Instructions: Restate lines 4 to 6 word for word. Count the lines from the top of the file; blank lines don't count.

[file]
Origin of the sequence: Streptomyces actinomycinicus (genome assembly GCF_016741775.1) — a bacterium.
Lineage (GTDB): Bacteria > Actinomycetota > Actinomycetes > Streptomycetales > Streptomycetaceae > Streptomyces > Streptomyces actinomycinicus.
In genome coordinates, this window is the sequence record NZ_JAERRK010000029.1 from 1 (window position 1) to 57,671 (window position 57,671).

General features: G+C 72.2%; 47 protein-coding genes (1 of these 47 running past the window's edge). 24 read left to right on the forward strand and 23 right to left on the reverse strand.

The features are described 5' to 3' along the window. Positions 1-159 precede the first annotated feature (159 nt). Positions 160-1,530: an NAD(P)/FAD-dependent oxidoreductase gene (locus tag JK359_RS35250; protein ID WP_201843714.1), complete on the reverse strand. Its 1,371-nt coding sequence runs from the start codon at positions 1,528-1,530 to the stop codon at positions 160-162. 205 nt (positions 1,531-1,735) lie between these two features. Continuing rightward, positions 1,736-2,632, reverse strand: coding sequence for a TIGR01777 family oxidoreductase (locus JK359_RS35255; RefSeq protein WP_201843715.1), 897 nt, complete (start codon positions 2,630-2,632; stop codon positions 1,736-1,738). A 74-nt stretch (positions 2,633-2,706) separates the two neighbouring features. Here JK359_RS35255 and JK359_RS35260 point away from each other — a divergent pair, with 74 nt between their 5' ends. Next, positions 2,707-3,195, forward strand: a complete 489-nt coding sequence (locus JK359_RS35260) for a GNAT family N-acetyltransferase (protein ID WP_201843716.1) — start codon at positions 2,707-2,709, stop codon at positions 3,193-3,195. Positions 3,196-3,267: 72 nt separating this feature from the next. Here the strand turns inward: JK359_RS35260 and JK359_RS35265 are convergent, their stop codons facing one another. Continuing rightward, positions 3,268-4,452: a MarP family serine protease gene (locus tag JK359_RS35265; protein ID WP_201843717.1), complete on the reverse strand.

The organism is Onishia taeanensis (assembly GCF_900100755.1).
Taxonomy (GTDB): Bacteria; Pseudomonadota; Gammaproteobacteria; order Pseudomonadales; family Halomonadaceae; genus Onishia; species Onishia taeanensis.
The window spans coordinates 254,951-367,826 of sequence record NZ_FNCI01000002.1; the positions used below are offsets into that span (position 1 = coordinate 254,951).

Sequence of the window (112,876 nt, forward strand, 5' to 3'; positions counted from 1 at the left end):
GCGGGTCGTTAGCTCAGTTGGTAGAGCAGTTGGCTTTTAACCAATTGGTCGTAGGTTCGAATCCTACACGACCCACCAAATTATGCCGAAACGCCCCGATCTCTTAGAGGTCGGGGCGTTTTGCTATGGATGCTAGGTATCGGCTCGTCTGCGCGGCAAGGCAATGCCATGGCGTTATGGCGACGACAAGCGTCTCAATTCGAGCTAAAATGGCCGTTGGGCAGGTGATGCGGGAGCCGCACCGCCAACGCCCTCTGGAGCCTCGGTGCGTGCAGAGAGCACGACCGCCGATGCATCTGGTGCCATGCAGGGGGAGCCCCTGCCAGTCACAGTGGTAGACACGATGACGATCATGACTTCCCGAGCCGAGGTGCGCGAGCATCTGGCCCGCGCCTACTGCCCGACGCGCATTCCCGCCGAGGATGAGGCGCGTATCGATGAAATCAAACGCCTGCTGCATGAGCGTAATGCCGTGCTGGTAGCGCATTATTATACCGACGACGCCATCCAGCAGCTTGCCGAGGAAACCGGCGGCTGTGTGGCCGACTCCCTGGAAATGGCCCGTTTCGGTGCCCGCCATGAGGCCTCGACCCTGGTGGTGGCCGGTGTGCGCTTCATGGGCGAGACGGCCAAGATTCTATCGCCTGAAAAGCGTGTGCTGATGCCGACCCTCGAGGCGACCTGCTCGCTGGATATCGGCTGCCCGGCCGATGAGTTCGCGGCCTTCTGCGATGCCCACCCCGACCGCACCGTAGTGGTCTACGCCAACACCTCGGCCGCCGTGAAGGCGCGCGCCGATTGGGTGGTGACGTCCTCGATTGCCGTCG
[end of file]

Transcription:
General features: G+C 72.2%; 47 protein-coding genes (1 of these 47 running past the window's edge). 24 read left to right on the forward strand and 23 right to left on the reverse strand.

The features are described 5' to 3' along the window. Positions 1-159 precede the first annotated feature (159 nt). Positions 160-1,530: an NAD(P)/FAD-dependent oxidoreductase gene (locus tag JK359_RS35250; protein ID WP_201843714.1), complete on the reverse strand. Its 1,371-nt coding sequence runs from the start codon at positions 1,528-1,530 to the stop codon at positions 160-162. 205 nt (positions 1,531-1,735) lie between these two features. Continuing rightward, positions 1,736-2,632, reverse strand: coding sequence for a TIGR01777 family oxidoreductase (locus JK359_RS35255; RefSeq protein WP_201843715.1), 897 nt, complete (start codon positions 2,630-2,632; stop codon positions 1,736-1,738). A 74-nt stretch (positions 2,633-2,706) separates the two neighbouring features. Here JK359_RS35255 and JK359_RS35260 point away from each other — a divergent pair, with 74 nt between their 5' ends. Next, positions 2,707-3,195, forward strand: a complete 489-nt coding sequence (locus JK359_RS35260) for a GNAT family N-acetyltransferase (protein ID WP_201843716.1) — start codon at positions 2,707-2,709, stop codon at positions 3,193-3,195. Positions 3,196-3,267: 72 nt separating this feature from the next. Here the strand turns inward: JK359_RS35260 and JK359_RS35265 are convergent, their stop codons facing one another. Continuing rightward, positions 3,268-4,452: a MarP family serine protease gene (locus tag JK359_RS35265; protein ID WP_201843717.1), complete on the reverse strand.

The organism is Onishia taeanensis (assembly GCF_900100755.1).